Everyone knows that Japan is awesome, so it should be no surprise that Japanese tea is also awesome. It is. Awesomeness abounds. As far as I know, most of the low-end, mass-produced tea they drink (and they drink a lot) is imported from elsewhere, but the higher-grade orthodox teas grown in Japan are always really great. If ever there was a positive stereotype it's that the Japanese have a knack for making great stuff, be it little toy robots or green tea. Oh, and the girls are all pretty, but that's another post. Anyway, on the surface you won't find a whole lot of variety in their teas -- they're all green and there are only about 5 common types -- but there is a lot of room for subtlety and I challenge you to find a bad one.
Today I'm drinking Gyokuro, which loosely translates to "$$$$" in English. It's the top of the line, and well worth the outlay. If the only green tea you've ever had came from Starbucks then you will be surprised by this. It is so damn green it looks artificial, and it smells kind of like peas & corn, but also like freshly cut grass. Early in the morning, while there's still a little mist in the air. If you do it right, and I will tell you how, there is no bitterness at all.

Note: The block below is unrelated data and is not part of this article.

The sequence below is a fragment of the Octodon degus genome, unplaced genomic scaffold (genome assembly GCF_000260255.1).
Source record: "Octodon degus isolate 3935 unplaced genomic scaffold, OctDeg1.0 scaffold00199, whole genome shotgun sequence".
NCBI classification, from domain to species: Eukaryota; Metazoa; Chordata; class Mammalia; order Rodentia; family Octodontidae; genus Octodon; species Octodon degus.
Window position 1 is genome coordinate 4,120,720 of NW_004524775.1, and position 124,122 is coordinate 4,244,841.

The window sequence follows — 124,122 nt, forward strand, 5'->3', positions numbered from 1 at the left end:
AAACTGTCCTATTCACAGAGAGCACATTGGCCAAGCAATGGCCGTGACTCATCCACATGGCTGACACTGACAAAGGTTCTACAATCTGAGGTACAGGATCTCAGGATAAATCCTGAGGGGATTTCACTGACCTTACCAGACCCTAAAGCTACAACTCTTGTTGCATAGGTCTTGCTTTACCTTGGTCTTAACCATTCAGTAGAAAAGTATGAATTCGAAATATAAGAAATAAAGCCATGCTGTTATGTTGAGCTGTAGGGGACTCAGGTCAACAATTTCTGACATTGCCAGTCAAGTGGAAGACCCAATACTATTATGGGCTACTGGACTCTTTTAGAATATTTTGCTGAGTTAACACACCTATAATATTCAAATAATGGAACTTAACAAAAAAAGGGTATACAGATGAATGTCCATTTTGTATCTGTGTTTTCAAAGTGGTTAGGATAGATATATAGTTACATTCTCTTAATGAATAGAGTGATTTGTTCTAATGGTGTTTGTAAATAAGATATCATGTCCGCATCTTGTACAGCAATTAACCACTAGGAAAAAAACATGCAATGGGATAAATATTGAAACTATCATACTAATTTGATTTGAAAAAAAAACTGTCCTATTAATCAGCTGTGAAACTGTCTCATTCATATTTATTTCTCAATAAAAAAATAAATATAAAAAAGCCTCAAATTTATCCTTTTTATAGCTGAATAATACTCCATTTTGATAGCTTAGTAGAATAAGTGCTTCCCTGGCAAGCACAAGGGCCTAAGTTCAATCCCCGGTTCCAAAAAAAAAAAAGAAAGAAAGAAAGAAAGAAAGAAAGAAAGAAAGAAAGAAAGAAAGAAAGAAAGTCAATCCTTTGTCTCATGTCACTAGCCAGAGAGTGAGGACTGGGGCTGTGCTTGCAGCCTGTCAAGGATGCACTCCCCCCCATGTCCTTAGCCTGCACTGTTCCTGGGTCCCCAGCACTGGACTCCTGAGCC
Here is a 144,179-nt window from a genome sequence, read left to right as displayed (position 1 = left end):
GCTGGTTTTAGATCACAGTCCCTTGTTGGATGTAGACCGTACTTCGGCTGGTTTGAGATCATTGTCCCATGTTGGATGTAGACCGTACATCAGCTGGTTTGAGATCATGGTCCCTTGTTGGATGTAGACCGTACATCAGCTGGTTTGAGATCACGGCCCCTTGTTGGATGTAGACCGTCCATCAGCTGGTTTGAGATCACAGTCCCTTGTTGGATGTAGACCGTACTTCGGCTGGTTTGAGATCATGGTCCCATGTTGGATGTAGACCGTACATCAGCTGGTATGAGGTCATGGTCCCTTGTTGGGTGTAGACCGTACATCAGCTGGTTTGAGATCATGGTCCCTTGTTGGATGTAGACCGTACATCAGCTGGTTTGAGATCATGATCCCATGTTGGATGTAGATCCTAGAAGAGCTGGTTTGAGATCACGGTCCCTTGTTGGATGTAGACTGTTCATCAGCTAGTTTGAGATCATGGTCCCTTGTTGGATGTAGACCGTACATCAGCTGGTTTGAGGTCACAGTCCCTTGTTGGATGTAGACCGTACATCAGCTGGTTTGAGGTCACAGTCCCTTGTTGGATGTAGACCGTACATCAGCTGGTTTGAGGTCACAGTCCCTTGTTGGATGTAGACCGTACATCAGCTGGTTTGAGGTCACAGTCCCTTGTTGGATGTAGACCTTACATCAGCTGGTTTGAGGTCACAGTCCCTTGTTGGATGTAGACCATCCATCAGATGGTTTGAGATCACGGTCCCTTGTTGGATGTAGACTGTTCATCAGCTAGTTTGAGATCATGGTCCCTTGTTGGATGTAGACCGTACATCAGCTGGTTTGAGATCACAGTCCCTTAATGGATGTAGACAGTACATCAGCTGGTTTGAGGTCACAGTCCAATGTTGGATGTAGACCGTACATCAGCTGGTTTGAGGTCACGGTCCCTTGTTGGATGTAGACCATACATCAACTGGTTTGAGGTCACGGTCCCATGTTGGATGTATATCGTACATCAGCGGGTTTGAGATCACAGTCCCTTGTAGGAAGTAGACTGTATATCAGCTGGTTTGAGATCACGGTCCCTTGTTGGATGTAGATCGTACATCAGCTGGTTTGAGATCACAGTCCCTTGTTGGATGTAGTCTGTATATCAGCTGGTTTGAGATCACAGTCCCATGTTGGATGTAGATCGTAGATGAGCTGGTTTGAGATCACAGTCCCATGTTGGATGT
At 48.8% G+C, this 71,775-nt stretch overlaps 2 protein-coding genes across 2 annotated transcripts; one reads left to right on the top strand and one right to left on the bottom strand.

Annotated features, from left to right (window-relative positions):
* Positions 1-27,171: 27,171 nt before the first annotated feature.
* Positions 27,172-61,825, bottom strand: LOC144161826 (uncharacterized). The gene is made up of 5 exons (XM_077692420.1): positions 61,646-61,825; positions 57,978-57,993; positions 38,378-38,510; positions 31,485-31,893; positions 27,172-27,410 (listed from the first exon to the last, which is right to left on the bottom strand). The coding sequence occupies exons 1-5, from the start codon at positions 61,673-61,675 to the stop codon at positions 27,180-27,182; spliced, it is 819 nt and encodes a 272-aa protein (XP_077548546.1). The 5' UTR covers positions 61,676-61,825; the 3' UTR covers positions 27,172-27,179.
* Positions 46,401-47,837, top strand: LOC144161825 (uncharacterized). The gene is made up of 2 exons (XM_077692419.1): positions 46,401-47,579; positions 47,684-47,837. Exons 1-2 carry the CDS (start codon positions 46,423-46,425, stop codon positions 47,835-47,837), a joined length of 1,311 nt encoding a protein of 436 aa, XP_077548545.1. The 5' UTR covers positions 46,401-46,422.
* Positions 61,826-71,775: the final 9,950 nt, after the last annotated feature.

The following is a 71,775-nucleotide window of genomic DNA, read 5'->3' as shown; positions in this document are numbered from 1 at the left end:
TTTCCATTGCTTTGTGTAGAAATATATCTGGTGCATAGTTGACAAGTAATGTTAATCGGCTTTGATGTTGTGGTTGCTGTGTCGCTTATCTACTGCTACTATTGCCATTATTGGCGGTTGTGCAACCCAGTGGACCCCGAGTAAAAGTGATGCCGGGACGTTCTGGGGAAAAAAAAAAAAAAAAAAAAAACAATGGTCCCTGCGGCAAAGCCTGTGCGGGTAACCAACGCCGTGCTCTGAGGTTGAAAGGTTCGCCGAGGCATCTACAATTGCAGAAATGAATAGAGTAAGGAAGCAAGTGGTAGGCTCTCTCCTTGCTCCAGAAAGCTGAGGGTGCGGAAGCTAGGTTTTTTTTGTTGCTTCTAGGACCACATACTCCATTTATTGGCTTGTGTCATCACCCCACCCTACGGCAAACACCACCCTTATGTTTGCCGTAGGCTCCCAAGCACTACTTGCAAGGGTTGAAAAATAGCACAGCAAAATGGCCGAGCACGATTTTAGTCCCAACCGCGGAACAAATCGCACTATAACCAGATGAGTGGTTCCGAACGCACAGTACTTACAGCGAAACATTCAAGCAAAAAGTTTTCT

Boil your water and pour it into your cup or teapot. Leave the lid off, and let it sit there for at least two minutes. Once it has cooled some, add your tea leaves -- I like it pretty strong so I usually use at least a heaping teaspoon per cup, maybe a tiny bit more. Let it steep for 90 seconds, remove the leaves and enjoy. You'll get at least three good brews out of it, maybe more, and you can steep it longer each time.
Lastly, here is a crummy photo I took of this tea. It's made even worse by my half-assed attempt to capture the bounty of tea spilling forth from the bag all cornucopia style. Well, I prefer posts with photos so here it is: